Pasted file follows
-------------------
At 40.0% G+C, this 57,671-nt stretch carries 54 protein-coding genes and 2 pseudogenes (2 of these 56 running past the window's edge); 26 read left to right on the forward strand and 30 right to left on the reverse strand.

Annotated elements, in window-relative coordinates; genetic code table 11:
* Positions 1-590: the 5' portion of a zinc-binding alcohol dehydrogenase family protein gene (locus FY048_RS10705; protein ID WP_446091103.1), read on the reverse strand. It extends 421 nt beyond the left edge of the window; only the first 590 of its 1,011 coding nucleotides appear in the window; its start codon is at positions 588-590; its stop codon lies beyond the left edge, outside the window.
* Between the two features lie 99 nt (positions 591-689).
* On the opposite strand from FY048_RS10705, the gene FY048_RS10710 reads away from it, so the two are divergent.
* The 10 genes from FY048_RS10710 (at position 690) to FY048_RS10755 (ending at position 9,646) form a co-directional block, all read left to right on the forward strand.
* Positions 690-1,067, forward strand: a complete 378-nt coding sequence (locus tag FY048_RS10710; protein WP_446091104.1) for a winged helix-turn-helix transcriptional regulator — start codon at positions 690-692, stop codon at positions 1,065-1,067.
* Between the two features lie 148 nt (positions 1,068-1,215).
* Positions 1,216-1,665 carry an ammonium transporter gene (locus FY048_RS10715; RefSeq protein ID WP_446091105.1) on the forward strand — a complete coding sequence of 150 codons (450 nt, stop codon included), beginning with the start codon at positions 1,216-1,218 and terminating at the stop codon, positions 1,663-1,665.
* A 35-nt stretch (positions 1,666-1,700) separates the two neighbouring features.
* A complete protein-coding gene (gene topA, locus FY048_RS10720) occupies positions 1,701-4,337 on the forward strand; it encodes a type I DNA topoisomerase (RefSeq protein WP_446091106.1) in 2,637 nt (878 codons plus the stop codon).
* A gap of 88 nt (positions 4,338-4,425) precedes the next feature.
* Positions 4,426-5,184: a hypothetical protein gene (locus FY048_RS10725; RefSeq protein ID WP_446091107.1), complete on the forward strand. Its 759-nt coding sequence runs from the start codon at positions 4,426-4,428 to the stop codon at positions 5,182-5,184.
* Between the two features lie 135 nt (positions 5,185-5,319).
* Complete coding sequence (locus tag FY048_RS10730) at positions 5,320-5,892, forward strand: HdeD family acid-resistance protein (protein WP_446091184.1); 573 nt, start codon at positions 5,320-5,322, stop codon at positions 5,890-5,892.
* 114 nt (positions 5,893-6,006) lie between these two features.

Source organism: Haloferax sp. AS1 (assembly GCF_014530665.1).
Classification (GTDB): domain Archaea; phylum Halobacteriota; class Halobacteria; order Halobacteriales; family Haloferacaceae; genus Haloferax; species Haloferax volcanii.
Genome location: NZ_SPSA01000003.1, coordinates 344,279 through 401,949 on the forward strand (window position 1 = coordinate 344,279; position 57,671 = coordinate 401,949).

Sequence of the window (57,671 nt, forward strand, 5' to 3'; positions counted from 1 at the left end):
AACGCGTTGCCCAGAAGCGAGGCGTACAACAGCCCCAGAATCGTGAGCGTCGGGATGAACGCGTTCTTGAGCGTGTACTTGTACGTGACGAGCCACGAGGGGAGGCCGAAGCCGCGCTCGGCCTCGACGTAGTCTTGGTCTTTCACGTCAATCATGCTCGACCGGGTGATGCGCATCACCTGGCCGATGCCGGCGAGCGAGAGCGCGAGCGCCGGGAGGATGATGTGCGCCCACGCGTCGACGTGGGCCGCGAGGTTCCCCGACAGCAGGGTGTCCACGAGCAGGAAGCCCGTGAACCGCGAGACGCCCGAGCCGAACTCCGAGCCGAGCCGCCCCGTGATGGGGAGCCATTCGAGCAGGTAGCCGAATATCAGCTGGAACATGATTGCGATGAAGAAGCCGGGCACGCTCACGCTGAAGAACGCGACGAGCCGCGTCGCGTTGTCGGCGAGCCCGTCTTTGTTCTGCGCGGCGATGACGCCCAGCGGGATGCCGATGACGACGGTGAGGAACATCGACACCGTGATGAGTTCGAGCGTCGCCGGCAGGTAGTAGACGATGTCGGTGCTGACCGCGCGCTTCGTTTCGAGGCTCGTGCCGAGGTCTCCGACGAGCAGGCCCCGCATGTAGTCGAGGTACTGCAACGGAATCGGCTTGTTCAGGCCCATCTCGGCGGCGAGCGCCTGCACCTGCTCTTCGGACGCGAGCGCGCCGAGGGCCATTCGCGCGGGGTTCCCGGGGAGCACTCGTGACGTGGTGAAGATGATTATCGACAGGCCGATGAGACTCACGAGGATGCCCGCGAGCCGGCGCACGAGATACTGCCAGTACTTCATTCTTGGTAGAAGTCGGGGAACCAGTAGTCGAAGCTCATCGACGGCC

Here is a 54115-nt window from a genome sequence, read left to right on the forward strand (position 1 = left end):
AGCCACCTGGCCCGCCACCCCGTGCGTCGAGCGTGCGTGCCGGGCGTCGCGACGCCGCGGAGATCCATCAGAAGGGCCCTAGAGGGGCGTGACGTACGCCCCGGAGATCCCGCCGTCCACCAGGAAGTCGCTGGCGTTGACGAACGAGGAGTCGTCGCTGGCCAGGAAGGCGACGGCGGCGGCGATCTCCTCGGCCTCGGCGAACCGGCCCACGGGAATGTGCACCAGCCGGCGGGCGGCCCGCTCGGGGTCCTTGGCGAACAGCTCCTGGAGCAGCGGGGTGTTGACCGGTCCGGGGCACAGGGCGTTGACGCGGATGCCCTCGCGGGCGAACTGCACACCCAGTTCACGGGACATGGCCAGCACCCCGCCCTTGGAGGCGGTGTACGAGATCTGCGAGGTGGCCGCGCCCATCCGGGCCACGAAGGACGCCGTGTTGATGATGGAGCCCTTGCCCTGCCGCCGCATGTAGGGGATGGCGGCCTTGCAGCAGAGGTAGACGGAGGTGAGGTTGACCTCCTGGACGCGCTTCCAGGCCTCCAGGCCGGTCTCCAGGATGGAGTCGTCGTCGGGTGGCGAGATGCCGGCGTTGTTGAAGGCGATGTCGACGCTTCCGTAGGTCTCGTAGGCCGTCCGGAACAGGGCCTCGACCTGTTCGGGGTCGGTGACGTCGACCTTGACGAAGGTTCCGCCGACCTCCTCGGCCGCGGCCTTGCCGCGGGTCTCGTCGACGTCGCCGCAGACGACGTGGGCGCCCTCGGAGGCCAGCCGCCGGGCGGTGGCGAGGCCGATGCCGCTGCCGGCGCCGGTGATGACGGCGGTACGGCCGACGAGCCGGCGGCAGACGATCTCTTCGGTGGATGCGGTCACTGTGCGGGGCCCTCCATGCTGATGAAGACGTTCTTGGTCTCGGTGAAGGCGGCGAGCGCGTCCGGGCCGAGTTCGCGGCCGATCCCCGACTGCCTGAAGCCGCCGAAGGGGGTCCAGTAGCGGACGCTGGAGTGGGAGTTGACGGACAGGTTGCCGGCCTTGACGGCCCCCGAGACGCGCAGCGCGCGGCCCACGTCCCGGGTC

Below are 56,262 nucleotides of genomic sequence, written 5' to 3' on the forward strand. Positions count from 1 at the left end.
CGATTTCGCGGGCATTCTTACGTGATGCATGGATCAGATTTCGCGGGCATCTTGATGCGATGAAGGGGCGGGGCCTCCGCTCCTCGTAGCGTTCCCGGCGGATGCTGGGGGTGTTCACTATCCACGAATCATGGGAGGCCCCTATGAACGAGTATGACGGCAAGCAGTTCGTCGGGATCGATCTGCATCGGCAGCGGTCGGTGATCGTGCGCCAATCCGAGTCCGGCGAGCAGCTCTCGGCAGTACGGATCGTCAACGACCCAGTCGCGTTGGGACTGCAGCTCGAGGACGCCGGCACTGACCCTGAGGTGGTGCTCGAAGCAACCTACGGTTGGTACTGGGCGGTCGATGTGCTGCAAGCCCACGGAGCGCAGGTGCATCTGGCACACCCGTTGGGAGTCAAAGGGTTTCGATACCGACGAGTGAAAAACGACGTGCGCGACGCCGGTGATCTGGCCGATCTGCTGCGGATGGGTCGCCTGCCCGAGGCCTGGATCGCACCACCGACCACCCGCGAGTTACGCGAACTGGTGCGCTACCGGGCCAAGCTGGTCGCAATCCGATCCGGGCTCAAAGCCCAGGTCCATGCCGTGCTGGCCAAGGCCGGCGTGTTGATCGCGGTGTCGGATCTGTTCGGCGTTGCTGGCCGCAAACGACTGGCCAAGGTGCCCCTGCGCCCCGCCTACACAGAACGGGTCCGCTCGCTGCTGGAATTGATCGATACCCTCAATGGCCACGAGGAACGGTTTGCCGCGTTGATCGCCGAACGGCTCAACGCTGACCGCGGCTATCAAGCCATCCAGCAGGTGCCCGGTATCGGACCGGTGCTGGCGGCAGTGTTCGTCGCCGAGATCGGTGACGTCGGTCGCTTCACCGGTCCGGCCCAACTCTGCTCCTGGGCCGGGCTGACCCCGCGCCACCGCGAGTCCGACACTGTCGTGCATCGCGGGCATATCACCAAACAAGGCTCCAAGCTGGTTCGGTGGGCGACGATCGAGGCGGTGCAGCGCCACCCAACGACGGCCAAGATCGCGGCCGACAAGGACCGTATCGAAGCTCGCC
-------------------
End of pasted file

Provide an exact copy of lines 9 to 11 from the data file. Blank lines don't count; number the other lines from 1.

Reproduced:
* Positions 1,216-1,665 carry an ammonium transporter gene (locus FY048_RS10715; RefSeq protein ID WP_446091105.1) on the forward strand — a complete coding sequence of 150 codons (450 nt, stop codon included), beginning with the start codon at positions 1,216-1,218 and terminating at the stop codon, positions 1,663-1,665.
* A 35-nt stretch (positions 1,666-1,700) separates the two neighbouring features.
* A complete protein-coding gene (gene topA, locus FY048_RS10720) occupies positions 1,701-4,337 on the forward strand; it encodes a type I DNA topoisomerase (RefSeq protein WP_446091106.1) in 2,637 nt (878 codons plus the stop codon).